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38 posts from July 2009

July 24, 2009

Legionnaire's unease

All nighter kit, originally uploaded by oreolla.

Since 1830, the French Foreign Legion has offered a face-saving refuge for screw-ups. If you've really blown it, professionally, romantically, or let's say, in the eyes of the criminal justice system, you can always become a Legionnaire--or so Frank Sinatra has led me to believe. But where do you go if you're already in the Foreign Legion when you make your colossal error? That's what happened to the Legionnaire who accidentally set fire to 1,300 hectares of scrub land with a tracer bullet he'd been ordered not to use. Dude nearly burned down Marseilles. The blaze was so huge that the Prime Minister flew in to call the fire a "clear and inexcusable professional blunder." The forty-something adjutant has been suspended. Maybe Blackwater's hiring?

Get more stimulating international news with your Morning Coffee.

Healthcare reform and budget reconcilliation

The leader of Senate Democrats, Harry Reid sketched out a couple of targets today. He said the Senate Finance Committee would come up with its overhaul plan before the Senate begins its monthlong break in about two weeks. Reid said he would then hammer out a combined bill from that and the bill already passed by the Senate Health, Education, Labor and Pensions Committee.

The failure to meet Obama’s deadline for pre-recess action on Senate and House bills doesn’t represent a fatal blow to his overhaul goals. But generating momentum toward a target can be crucial in Washington. [WSJ]

Obama wanted the Senate to be done by mid-August in order to preserve the option of achieving healthcare reform through budget reconciliation, right?

Some Democrats hoped to circumvent a filibuster by inserting healthcare-related language into the budget when first and last budget resolutions are reconciled.

If we're not getting a bill until the fall, does that mean the Democrats have given up on the idea of passing healthcare reform with 50 votes?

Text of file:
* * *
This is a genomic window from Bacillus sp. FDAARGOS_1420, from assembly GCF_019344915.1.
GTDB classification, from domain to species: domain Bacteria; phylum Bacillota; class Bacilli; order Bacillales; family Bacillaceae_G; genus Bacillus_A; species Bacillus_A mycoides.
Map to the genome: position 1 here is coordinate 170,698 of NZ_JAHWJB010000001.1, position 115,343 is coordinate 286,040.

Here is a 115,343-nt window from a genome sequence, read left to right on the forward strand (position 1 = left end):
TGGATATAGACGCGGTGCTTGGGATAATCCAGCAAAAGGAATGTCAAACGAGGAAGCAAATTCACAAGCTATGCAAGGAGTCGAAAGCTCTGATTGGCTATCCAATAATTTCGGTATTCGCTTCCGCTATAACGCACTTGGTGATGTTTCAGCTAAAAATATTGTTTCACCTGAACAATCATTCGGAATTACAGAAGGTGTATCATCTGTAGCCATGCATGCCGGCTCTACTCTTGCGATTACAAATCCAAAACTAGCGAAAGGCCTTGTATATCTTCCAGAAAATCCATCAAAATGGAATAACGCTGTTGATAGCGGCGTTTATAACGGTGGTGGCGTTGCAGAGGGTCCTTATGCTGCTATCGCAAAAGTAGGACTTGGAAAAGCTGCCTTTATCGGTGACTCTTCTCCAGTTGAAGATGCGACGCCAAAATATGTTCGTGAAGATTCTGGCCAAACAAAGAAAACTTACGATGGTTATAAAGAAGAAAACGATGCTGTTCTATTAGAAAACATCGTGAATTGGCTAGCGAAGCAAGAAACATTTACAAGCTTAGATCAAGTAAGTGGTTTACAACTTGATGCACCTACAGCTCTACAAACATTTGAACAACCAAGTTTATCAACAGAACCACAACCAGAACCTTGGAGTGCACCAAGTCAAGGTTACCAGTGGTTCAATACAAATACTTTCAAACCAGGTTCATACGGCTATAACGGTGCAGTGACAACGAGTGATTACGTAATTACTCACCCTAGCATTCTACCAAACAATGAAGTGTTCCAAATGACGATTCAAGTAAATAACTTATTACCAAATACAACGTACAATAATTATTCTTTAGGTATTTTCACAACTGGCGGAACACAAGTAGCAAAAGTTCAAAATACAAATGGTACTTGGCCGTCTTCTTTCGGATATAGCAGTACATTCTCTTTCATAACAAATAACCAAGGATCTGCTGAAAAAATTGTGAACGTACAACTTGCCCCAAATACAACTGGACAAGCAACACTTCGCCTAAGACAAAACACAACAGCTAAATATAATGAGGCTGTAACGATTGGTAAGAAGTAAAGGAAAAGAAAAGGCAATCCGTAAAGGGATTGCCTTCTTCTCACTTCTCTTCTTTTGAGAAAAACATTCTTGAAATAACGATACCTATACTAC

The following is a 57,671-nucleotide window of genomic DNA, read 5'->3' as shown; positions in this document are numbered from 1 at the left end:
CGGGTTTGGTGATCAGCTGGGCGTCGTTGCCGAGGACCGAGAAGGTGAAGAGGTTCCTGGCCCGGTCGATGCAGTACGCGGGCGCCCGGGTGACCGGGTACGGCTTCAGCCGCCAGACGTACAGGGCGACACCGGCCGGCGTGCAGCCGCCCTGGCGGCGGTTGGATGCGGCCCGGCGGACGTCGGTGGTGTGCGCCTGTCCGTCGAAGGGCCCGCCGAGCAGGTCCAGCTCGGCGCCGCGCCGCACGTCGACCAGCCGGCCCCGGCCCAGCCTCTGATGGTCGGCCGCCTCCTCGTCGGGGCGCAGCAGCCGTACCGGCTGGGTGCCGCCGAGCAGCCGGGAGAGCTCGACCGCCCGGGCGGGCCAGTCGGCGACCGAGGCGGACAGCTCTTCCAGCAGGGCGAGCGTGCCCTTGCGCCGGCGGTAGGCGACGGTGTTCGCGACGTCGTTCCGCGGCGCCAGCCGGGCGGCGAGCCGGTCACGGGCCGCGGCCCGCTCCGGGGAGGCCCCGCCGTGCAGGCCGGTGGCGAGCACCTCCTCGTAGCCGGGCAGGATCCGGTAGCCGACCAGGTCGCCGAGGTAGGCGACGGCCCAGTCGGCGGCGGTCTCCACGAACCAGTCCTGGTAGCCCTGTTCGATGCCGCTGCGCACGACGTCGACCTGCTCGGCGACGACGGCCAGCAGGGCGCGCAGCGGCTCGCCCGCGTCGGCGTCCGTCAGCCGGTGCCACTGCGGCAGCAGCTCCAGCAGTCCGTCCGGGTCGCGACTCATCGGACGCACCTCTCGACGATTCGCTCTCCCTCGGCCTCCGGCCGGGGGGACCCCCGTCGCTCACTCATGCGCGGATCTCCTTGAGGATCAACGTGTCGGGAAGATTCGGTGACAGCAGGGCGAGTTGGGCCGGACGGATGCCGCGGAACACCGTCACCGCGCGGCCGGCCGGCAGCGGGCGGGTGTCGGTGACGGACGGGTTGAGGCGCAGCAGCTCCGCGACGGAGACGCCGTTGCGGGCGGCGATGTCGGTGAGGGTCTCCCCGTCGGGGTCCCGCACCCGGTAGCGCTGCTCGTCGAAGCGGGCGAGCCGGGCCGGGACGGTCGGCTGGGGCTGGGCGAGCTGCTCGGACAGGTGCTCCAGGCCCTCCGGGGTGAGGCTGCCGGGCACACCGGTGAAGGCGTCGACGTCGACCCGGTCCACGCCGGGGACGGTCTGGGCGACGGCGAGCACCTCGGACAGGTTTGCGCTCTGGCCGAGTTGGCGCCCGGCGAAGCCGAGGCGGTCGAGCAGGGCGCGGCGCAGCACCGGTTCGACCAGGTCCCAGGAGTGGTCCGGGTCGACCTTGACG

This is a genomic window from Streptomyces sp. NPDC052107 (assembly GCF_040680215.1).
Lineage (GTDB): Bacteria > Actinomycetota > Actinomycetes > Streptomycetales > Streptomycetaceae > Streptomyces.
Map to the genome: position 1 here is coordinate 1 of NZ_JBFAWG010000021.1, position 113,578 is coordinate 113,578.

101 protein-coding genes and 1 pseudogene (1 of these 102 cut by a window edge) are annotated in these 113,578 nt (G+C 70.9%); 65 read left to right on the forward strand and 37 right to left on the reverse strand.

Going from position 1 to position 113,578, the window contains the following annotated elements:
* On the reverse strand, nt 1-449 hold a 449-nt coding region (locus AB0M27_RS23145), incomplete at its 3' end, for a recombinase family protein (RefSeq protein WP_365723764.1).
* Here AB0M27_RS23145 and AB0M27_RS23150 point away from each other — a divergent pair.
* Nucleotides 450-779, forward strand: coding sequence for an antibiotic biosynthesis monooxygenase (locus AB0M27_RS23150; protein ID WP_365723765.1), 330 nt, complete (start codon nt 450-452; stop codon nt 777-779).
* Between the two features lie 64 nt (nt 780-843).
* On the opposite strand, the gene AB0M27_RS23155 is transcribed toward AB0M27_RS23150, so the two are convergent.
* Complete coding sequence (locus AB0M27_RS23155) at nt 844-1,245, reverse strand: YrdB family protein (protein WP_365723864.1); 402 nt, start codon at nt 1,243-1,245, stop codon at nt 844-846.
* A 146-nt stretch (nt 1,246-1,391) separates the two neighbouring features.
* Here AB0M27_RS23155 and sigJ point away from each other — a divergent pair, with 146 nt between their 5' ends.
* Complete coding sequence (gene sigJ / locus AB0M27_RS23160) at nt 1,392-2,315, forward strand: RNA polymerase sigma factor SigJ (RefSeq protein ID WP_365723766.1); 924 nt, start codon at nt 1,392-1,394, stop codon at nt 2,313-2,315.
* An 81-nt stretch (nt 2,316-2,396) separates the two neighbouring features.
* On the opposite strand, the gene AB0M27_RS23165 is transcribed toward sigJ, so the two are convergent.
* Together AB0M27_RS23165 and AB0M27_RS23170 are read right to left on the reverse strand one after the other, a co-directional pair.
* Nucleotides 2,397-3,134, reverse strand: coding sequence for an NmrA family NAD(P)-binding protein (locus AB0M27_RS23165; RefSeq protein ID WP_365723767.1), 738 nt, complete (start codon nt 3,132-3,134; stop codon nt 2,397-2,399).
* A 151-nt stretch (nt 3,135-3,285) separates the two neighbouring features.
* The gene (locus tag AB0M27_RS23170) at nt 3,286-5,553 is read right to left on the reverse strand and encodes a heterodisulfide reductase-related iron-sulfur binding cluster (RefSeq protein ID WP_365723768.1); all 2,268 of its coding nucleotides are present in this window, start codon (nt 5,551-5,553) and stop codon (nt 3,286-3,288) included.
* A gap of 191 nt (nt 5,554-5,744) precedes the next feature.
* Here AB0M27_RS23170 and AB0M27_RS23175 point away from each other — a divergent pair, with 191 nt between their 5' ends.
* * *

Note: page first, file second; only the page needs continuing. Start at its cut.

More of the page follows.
July 23, 2009

Chris Matthews demolishes "birther" G. Gordon Liddy

You know, Chris Matthews is pretty smart when he remembers to take his Ritalin. Watch him demolish G. Gordon Liddy, the Watergate burglar turned "birther" (a term for those conspiracy theorists who believe that president Barack Obama is an illegal alien from Mombassa, Kenya). For more on the birther phenom, check out my friend Dave Weigel's recent appearance on Rachel Maddow:

God is my OB-GYN: Unassisted childbirth for Christ

Kathryn Joyce reports on one sad result of the ultra-pro-natalist Christian Quiverfull movement's love affair with unassisted childbirth: Carri Chmielewski, a mother of eight, has died ended up in intensive care from complications following an unassisted birth that also killed her baby.

The Quiverfulls are Protestants who refuse birth control because they think women should bear as many children as God sends them. They reject birth control because they object on principle to women making choices about their fertility.

As Kathryn explains in her excellent book, Quiverfull, the movement prizes large families as proof of wifely submission.

Resigning yourself to 12 or 13 children sounds pretty submissive, but every flock has its overachievers. Some Quiverfulls demonstrate that extra measure of self-abnegation by accepting as many life-threatening complications as God thinks they should have.

For these folks, trusting a healthcare provider shows a lack of resignation. They see it as a slap in the face to God.

I'm not making this up.  Joyce quotes from Carri's own blog: “God never meant for man (Pregnant Women) to surrender himself (herself) to the total control of man (dr./technology, etc.) God considers that idolatry. We are to surrender ourselves to GOD.”

Continue reading "God is my OB-GYN: Unassisted childbirth for Christ" »

July 22, 2009

That's Surgeon General, not Surgeon Spokesmodel

Koop reagan picture Did anyone ever suggest that C. Everett Koop was too portly to be Surgeon General?

Obama's nominee for Surgeon General, Dr. Regina Benjamin, is a distinguished physician and a noted humanitarian. But she's not skinny. Random people on the internet who have never met her guess that she's a size 18.